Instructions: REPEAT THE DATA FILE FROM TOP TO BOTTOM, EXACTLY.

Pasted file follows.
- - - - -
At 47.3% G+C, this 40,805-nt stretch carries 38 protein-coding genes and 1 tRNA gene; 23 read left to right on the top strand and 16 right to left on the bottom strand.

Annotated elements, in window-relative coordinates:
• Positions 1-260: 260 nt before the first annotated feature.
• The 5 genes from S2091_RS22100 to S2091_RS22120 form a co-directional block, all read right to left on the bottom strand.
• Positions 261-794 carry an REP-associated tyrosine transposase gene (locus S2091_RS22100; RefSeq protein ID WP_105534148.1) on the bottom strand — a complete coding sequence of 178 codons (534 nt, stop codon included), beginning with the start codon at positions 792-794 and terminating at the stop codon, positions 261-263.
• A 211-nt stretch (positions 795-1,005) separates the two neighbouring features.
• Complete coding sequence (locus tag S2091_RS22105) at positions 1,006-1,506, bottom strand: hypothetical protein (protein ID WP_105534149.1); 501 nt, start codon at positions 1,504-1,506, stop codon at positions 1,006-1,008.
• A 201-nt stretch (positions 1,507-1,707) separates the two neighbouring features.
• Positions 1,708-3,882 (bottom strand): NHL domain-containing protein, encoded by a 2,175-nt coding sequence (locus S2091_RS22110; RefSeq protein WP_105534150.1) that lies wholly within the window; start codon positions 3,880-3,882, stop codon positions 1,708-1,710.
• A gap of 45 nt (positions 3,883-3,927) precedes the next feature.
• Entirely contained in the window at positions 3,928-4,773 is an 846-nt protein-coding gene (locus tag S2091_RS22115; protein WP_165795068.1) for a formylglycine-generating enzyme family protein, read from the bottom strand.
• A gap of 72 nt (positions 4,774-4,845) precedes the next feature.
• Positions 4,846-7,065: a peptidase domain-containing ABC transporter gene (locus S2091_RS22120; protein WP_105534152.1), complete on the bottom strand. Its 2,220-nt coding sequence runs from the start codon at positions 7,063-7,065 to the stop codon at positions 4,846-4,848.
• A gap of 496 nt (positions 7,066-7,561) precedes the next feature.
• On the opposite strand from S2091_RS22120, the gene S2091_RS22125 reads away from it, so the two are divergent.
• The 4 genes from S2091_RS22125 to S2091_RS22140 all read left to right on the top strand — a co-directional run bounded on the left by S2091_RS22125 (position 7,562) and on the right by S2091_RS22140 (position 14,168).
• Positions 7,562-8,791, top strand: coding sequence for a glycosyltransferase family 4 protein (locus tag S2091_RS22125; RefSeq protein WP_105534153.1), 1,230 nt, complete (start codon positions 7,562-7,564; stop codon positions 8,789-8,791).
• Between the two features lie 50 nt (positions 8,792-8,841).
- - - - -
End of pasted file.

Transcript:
At 47.3% G+C, this 40,805-nt stretch carries 38 protein-coding genes and 1 tRNA gene; 23 read left to right on the top strand and 16 right to left on the bottom strand.

Annotated elements, in window-relative coordinates:
• Positions 1-260: 260 nt before the first annotated feature.
• The 5 genes from S2091_RS22100 to S2091_RS22120 form a co-directional block, all read right to left on the bottom strand.
• Positions 261-794 carry an REP-associated tyrosine transposase gene (locus S2091_RS22100; RefSeq protein ID WP_105534148.1) on the bottom strand — a complete coding sequence of 178 codons (534 nt, stop codon included), beginning with the start codon at positions 792-794 and terminating at the stop codon, positions 261-263.
• A 211-nt stretch (positions 795-1,005) separates the two neighbouring features.
• Complete coding sequence (locus tag S2091_RS22105) at positions 1,006-1,506, bottom strand: hypothetical protein (protein ID WP_105534149.1); 501 nt, start codon at positions 1,504-1,506, stop codon at positions 1,006-1,008.
• A 201-nt stretch (positions 1,507-1,707) separates the two neighbouring features.
• Positions 1,708-3,882 (bottom strand): NHL domain-containing protein, encoded by a 2,175-nt coding sequence (locus S2091_RS22110; RefSeq protein WP_105534150.1) that lies wholly within the window; start codon positions 3,880-3,882, stop codon positions 1,708-1,710.
• A gap of 45 nt (positions 3,883-3,927) precedes the next feature.
• Entirely contained in the window at positions 3,928-4,773 is an 846-nt protein-coding gene (locus tag S2091_RS22115; protein WP_165795068.1) for a formylglycine-generating enzyme family protein, read from the bottom strand.
• A gap of 72 nt (positions 4,774-4,845) precedes the next feature.
• Positions 4,846-7,065: a peptidase domain-containing ABC transporter gene (locus S2091_RS22120; protein WP_105534152.1), complete on the bottom strand. Its 2,220-nt coding sequence runs from the start codon at positions 7,063-7,065 to the stop codon at positions 4,846-4,848.
• A gap of 496 nt (positions 7,066-7,561) precedes the next feature.
• On the opposite strand from S2091_RS22120, the gene S2091_RS22125 reads away from it, so the two are divergent.
• The 4 genes from S2091_RS22125 to S2091_RS22140 all read left to right on the top strand — a co-directional run bounded on the left by S2091_RS22125 (position 7,562) and on the right by S2091_RS22140 (position 14,168).
• Positions 7,562-8,791, top strand: coding sequence for a glycosyltransferase family 4 protein (locus tag S2091_RS22125; RefSeq protein WP_105534153.1), 1,230 nt, complete (start codon positions 7,562-7,564; stop codon positions 8,789-8,791).
• Between the two features lie 50 nt (positions 8,792-8,841).